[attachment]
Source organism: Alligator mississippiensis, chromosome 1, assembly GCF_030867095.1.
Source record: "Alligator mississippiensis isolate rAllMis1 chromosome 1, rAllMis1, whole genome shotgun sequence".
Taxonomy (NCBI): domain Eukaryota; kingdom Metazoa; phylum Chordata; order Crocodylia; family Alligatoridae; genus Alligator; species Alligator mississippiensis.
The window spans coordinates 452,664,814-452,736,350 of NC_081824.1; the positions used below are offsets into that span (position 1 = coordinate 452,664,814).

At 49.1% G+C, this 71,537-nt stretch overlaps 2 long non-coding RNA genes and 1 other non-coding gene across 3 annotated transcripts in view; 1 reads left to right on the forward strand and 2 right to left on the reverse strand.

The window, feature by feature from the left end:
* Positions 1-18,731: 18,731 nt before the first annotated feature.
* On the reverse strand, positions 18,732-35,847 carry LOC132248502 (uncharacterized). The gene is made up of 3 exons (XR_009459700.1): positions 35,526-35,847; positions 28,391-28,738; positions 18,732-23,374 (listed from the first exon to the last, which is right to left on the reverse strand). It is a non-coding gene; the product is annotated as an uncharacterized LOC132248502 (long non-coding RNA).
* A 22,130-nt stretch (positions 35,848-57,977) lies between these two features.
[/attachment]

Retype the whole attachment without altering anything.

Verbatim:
Source organism: Alligator mississippiensis, chromosome 1, assembly GCF_030867095.1.
Source record: "Alligator mississippiensis isolate rAllMis1 chromosome 1, rAllMis1, whole genome shotgun sequence".
Taxonomy (NCBI): domain Eukaryota; kingdom Metazoa; phylum Chordata; order Crocodylia; family Alligatoridae; genus Alligator; species Alligator mississippiensis.
The window spans coordinates 452,664,814-452,736,350 of NC_081824.1; the positions used below are offsets into that span (position 1 = coordinate 452,664,814).

At 49.1% G+C, this 71,537-nt stretch overlaps 2 long non-coding RNA genes and 1 other non-coding gene across 3 annotated transcripts in view; 1 reads left to right on the forward strand and 2 right to left on the reverse strand.

The window, feature by feature from the left end:
* Positions 1-18,731: 18,731 nt before the first annotated feature.
* On the reverse strand, positions 18,732-35,847 carry LOC132248502 (uncharacterized). The gene is made up of 3 exons (XR_009459700.1): positions 35,526-35,847; positions 28,391-28,738; positions 18,732-23,374 (listed from the first exon to the last, which is right to left on the reverse strand). It is a non-coding gene; the product is annotated as an uncharacterized LOC132248502 (long non-coding RNA).
* A 22,130-nt stretch (positions 35,848-57,977) lies between these two features.